With the turning of the year, a cold snap often descends and while much of the world remains in lockdown, we often open the curtains to find the cold has covered our surroundings with a frosty and often beautiful veneer.
It is also evident that certain relationships between European Union (E.U.) policymakers have turned slightly frosty as some important regulatory deadlines loom large across industry and divergent opinion frays relationships a little.
In this regard, PRIIPs and SFDR come to mind - let’s explore this issue in more detail.
E.U. Rulemaking is Complex
Before addressing some of the current rulemaking tensions, for those not as close to the action, we should briefly explain exactly how E.U. financial regulation is made. Being brief is not easy when it comes to addressing the complexity of E.U. rulemaking, but let’s give it a go.
Generally, financial regulation is generated or amended by inclusion of a diverse but interconnected group of policy stakeholders across the spectrum of politics (E.U. Council and Parliament), administration (E.U. Commission) and supervision in the form of the European Supervisory Authorities comprised of ESMA, EIOPA and the EBA.
When the rules are fully formed and agreed by the E.U. institutions they are usually implemented in the form of:
- Regulation – directly applicable across all E.U. member states
- Directive – requiring national member state interpretation and implementation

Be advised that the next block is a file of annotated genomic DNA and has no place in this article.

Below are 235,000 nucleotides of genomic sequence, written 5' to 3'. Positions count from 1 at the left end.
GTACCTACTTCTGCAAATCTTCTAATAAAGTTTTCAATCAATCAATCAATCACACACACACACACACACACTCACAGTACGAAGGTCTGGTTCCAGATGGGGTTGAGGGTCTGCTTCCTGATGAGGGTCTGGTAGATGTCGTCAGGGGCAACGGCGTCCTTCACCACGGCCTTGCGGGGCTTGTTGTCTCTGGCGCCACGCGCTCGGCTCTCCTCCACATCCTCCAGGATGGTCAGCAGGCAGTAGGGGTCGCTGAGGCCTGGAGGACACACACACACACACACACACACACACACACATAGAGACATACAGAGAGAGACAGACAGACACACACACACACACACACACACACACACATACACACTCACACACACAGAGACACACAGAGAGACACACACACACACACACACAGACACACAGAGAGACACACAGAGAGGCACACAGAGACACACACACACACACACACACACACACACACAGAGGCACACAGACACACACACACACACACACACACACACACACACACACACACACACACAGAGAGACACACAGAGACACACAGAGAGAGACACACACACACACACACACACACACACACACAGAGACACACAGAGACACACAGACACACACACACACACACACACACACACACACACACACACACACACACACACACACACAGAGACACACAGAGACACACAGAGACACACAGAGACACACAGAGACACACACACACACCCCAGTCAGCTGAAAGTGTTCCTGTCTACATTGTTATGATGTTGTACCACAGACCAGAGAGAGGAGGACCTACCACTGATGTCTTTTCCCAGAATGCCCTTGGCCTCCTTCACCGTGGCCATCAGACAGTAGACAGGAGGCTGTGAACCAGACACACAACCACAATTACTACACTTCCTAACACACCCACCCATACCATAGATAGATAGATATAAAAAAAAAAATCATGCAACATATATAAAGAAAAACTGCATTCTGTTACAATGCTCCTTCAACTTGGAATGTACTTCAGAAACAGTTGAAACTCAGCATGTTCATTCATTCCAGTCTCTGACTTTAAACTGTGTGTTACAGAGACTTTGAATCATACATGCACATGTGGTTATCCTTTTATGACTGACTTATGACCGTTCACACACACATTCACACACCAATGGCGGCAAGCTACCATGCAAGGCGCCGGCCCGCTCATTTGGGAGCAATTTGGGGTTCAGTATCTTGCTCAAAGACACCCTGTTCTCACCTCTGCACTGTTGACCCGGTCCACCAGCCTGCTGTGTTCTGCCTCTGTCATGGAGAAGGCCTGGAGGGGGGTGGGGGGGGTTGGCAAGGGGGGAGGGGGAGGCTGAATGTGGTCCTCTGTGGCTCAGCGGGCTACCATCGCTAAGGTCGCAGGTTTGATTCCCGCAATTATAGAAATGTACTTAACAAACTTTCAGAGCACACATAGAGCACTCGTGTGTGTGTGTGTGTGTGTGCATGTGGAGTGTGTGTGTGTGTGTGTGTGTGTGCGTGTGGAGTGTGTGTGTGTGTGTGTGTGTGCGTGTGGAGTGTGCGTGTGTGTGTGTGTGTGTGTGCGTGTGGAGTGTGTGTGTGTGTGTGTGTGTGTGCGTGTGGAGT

The very fact that there are so many constituent parts in rule formation means that naturally, there is often disagreement and the passage of new regulation to implementation is rarely without bumps in the road.
However, some regulations cause more angst and conflict than others. The most divisive E.U. regulation in recent memory is PRIIPs, which has had E.U. policymakers locking horns for some time now. It has flared up once more recently with the European Commission looking to end the existing stalemate and bring PRIIPs towards its end game.
PRIIPs: Let’s Finish This One Way or Another
The latest flare up on PRIIPs, the problem child of E.U. regulation, comes by way of a letter from Mairead McGuinness, the EU Commission’s new financial services head to the European Supervisory Agencies (ESMA, EIOPA, EBA) and the main industry body, the European Fund and Asset Management Association (EFAMA) asking them once more to urgently conclude the final technical rules for PRIIPs by the end of January. Otherwise, the Commission will “take all necessary steps” to bring PRIIPs to conclusion. This hints at the fact that in order to draw the saga to a close, the regular implementation processes might be circumvented and national regulators, and by extension industry itself, may lose all opportunity to engage or comment on the final ruleset.
This could have negative practical consequence on the shape and timing of the new rules, particularly for UCITS funds, an important cornerstone of the E.U. retail funds market.
UCITS is perhaps the single greatest E.U. regulatory policy success ever. As such, any new requirement that has the potential to negatively impact UCITS gets a lot of airtime and this issue remains a red-hot topic for all UCITS managers.